According to its website, the program “seeks to increase the number of Latinx professionals in the STEM field, provide financial assistance to Latinx students, increase retention of Latinx students in the STEM majors, and foster a community where Latinx students see their cultural heritage as an asset in the lab.”
The program helps meet these goals and ensures students have an empowering and rewarding experience at UIC through a number of initiatives, including mentoring, coaching, a research fellowship, and more. Transition coaches from L@S GANAS are embedded at specific high schools and two-year colleges to assist students in their planning to attend UIC. Students receive support on completing university applications, identifying potential areas of study, filling out the FAFSA, finding and applying to scholarships, and interpreting university financial aid forms.
First-year and transfer Latinx students are then able to request a peer mentor through Mentoring con GANAS. In this program, incoming students are paired with advanced Latinx UIC undergraduates before the start of the academic year and then the mentor and mentee meet regularly to discuss goals, classes, and experiences, and the mentor provides any guidance needed to the mentee.
Additionally, the program offers the L@s GANAS Research Fellowship, which is a two-year program engaging students in “research-intensive experiences in life sciences, chemistry, and beyond.” Through the fellowship, fellows gain sustained and meaningful exposure to research environments and learn about research as a career while being provided with a visible path toward it.
“The biggest impact we’ve seen is in retention rates,” said Veronica I. Arreola, director of L@S GANAS.
“Students in our initiatives are staying at UIC at a higher rate than students who don’t participate in our services. But that comes from a larger success and that is coalescing a community of Latinx STEM students.”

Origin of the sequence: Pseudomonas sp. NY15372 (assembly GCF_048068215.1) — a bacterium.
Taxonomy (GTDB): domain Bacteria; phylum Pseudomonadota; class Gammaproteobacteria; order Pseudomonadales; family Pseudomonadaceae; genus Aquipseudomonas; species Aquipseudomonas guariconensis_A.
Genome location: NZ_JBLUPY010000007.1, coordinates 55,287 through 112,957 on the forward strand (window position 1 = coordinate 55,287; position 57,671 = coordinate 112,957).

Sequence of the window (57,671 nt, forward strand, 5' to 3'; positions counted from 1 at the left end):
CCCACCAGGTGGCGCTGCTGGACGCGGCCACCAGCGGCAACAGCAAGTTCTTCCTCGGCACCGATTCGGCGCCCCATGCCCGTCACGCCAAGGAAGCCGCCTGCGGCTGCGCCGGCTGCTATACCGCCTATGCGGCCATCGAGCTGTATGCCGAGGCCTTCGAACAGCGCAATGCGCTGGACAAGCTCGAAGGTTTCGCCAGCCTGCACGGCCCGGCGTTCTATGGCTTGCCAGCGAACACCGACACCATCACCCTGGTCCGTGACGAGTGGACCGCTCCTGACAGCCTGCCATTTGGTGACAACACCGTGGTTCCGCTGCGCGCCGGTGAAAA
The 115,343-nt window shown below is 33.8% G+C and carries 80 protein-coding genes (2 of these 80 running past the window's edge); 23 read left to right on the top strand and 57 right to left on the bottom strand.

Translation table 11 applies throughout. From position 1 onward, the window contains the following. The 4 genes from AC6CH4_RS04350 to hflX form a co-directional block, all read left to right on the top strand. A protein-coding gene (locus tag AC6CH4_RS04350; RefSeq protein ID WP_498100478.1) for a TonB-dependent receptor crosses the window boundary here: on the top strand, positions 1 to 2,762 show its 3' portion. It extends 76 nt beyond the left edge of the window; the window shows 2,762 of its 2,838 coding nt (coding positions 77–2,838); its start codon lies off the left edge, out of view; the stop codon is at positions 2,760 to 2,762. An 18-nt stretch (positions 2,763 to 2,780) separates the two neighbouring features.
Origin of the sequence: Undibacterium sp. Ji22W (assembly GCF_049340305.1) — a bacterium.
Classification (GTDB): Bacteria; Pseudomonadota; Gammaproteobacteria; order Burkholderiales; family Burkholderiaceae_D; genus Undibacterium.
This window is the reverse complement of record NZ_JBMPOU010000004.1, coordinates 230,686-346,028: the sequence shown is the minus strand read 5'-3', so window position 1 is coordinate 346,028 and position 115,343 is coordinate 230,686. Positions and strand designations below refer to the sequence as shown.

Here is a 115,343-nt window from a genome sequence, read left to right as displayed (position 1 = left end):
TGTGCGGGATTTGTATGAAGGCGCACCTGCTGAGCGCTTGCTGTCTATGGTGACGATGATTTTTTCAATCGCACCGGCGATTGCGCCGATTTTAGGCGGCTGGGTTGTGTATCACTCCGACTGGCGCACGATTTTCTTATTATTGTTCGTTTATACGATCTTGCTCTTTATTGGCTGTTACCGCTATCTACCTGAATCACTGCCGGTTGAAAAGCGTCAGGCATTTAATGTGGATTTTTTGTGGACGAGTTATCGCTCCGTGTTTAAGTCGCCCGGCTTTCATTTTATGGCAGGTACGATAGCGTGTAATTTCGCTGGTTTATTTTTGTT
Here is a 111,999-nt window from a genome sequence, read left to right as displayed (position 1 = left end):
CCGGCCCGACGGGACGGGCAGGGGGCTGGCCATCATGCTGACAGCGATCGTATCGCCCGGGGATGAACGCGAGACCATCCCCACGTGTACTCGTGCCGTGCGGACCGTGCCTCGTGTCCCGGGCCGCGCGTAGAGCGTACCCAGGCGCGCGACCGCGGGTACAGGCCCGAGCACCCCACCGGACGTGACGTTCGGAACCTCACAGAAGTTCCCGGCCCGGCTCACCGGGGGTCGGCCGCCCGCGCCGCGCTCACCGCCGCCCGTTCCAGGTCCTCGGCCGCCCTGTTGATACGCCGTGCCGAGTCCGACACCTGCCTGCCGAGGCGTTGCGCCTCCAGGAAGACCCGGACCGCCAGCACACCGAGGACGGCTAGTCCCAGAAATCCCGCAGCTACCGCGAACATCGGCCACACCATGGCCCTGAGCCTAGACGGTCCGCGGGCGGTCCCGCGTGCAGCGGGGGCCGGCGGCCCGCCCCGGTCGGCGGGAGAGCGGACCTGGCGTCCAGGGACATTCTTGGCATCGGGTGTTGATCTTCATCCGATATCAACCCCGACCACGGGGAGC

“I have worked with STEM students for more than 20 years and this past year has been incredible,” she added.
The Latino STEM Alliance
The Latino STEM Alliance (LSA) was formed by a group of STEM professionals who saw the lack of diversity in the tech sector and the challenge corporations faced with filling highly qualified positions. LSA has broadened the career perspectives of underserved youth by developing STEM programs in marginalized communities in the Greater Boston area.
Today, LSA partners with schools and community organizations to inspire students to see themselves in STEM fields and to empower students with access to hands-on STEM learning. Of its various offerings, it provides in-person and remote robotics and STEM exploration programs, as well as a 25-week curriculum in which students gain important college and career readiness skills and explore STEM industries. The alliance also works with early educators to help leverage educational technologies into their everyday curriculum through its STEM and STEAM Early Education program.
LSA additionally engages youth and the community in the Greater Boston area with its Annual Robotics Competition and Family Science Festival, which introduces engaging robotic activities and challenges for all ages and skill sets.
Through the work of non-profit organizations such as these, Latinx students have more access to STEM opportunities, as well as robust support and guidance throughout their studies, so that they will be prepared for long and rewarding careers in STEM and beyond.